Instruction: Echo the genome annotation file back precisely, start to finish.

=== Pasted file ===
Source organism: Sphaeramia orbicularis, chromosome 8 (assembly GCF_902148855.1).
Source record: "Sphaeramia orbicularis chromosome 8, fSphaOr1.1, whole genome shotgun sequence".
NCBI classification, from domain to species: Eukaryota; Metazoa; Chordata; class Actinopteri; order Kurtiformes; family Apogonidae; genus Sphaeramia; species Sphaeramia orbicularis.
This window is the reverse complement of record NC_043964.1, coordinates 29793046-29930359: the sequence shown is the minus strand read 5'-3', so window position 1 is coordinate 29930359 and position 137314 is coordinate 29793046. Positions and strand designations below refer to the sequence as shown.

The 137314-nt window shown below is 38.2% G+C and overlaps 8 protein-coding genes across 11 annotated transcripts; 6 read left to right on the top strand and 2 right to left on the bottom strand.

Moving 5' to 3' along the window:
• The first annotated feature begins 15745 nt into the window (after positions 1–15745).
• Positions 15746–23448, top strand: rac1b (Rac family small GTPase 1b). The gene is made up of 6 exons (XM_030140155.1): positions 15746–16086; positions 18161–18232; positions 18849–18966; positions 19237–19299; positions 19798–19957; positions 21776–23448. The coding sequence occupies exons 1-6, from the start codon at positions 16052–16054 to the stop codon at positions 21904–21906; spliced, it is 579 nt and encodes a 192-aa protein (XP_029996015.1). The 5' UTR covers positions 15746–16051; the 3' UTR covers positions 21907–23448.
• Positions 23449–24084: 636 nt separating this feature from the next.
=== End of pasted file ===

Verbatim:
Source organism: Sphaeramia orbicularis, chromosome 8 (assembly GCF_902148855.1).
Source record: "Sphaeramia orbicularis chromosome 8, fSphaOr1.1, whole genome shotgun sequence".
NCBI classification, from domain to species: Eukaryota; Metazoa; Chordata; class Actinopteri; order Kurtiformes; family Apogonidae; genus Sphaeramia; species Sphaeramia orbicularis.
This window is the reverse complement of record NC_043964.1, coordinates 29793046-29930359: the sequence shown is the minus strand read 5'-3', so window position 1 is coordinate 29930359 and position 137314 is coordinate 29793046. Positions and strand designations below refer to the sequence as shown.

The 137314-nt window shown below is 38.2% G+C and overlaps 8 protein-coding genes across 11 annotated transcripts; 6 read left to right on the top strand and 2 right to left on the bottom strand.

Moving 5' to 3' along the window:
• The first annotated feature begins 15745 nt into the window (after positions 1–15745).
• Positions 15746–23448, top strand: rac1b (Rac family small GTPase 1b). The gene is made up of 6 exons (XM_030140155.1): positions 15746–16086; positions 18161–18232; positions 18849–18966; positions 19237–19299; positions 19798–19957; positions 21776–23448. The coding sequence occupies exons 1-6, from the start codon at positions 16052–16054 to the stop codon at positions 21904–21906; spliced, it is 579 nt and encodes a 192-aa protein (XP_029996015.1). The 5' UTR covers positions 15746–16051; the 3' UTR covers positions 21907–23448.
• Positions 23449–24084: 636 nt separating this feature from the next.